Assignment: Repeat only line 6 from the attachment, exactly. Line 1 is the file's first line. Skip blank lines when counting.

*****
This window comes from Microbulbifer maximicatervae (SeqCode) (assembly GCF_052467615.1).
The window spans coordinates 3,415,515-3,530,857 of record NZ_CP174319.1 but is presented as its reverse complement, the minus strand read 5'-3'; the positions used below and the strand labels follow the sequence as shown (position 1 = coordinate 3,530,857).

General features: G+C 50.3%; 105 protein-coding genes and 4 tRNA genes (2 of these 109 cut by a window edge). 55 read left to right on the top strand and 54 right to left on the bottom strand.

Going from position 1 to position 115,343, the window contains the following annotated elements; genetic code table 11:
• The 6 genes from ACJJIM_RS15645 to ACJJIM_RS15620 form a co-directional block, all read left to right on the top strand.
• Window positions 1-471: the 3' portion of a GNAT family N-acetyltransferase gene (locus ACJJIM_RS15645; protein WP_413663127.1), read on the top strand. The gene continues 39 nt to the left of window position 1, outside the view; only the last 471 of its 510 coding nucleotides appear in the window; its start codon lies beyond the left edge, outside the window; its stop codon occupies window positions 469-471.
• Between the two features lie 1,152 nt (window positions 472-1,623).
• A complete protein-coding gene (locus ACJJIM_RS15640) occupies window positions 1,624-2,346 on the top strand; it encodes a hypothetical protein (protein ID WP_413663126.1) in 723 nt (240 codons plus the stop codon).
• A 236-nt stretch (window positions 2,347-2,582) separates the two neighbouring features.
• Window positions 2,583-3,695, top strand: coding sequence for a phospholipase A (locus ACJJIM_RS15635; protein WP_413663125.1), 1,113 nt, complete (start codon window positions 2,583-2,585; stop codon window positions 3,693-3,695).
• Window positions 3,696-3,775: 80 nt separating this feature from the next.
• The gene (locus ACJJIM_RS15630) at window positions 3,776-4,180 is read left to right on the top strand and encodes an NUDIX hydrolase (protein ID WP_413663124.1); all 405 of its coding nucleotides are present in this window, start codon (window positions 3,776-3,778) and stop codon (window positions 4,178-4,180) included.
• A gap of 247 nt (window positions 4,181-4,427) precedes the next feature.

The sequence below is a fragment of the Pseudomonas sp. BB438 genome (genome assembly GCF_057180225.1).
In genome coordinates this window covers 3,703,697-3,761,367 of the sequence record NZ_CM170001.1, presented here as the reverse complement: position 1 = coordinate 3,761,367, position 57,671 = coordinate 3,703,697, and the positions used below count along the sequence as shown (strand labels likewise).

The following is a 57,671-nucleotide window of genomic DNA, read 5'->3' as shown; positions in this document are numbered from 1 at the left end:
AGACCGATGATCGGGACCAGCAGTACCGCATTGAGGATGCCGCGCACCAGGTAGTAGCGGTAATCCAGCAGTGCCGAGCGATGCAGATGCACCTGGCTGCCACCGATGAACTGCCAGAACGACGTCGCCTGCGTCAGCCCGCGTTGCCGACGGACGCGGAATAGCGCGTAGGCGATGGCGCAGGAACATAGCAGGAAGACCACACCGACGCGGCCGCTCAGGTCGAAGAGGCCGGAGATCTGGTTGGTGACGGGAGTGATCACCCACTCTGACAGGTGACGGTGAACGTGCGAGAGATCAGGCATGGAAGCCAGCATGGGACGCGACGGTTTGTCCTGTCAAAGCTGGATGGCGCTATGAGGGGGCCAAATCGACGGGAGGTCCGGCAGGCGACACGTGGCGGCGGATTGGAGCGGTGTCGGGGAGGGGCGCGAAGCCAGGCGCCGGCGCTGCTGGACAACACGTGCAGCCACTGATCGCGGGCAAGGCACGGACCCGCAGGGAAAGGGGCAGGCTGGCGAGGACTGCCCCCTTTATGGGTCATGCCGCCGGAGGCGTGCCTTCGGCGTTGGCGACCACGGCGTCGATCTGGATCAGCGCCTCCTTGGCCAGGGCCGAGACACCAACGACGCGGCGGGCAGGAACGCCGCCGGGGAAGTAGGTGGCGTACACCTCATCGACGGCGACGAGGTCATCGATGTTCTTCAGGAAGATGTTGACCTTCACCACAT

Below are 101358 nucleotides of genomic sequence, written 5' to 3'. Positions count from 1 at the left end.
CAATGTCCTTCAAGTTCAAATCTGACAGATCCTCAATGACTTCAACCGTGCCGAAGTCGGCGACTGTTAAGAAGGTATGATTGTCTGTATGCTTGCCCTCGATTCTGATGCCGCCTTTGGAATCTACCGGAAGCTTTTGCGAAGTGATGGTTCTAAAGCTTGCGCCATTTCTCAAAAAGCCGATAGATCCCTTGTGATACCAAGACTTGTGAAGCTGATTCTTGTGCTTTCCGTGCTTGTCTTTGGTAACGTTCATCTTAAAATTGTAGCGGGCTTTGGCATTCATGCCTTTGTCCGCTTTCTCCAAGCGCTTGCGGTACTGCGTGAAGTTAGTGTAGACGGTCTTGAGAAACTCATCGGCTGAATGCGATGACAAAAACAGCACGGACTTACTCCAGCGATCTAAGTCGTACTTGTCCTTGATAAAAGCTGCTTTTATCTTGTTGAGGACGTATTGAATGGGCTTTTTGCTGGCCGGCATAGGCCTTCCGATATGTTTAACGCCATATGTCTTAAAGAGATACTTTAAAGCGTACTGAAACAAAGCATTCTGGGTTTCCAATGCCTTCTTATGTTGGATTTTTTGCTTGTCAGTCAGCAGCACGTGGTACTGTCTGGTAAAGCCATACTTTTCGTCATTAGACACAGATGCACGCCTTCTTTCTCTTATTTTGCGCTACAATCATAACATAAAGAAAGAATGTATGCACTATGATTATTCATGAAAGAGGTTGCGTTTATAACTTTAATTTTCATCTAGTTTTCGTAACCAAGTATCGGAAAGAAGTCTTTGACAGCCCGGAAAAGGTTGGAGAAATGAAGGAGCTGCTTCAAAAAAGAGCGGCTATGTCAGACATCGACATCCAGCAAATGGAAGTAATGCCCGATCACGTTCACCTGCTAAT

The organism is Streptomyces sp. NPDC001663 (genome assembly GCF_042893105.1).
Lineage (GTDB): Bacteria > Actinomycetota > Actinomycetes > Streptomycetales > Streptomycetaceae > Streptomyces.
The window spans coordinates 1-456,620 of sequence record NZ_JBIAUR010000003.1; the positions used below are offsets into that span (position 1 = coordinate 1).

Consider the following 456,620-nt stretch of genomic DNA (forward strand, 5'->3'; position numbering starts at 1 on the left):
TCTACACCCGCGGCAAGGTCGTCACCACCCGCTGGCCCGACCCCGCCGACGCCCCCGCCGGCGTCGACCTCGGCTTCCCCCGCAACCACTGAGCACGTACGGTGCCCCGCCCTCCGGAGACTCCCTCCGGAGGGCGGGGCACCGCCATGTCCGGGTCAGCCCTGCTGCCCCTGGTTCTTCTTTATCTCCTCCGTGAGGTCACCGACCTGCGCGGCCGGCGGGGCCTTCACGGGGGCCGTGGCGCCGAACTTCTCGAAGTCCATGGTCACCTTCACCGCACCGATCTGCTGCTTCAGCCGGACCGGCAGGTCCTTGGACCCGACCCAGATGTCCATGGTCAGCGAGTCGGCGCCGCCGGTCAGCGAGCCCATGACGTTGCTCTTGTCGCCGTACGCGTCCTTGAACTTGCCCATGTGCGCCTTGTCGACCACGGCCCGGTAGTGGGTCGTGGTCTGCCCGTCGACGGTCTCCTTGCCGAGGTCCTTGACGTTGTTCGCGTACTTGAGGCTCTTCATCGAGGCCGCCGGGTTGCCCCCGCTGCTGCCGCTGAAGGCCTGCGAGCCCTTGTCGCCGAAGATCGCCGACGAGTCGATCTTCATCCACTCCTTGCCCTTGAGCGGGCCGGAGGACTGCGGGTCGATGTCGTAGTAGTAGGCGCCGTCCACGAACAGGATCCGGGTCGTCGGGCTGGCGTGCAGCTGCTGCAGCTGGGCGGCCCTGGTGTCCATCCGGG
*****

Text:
• Window positions 1-471: the 3' portion of a GNAT family N-acetyltransferase gene (locus ACJJIM_RS15645; protein WP_413663127.1), read on the top strand. The gene continues 39 nt to the left of window position 1, outside the view; only the last 471 of its 510 coding nucleotides appear in the window; its start codon lies beyond the left edge, outside the window; its stop codon occupies window positions 469-471.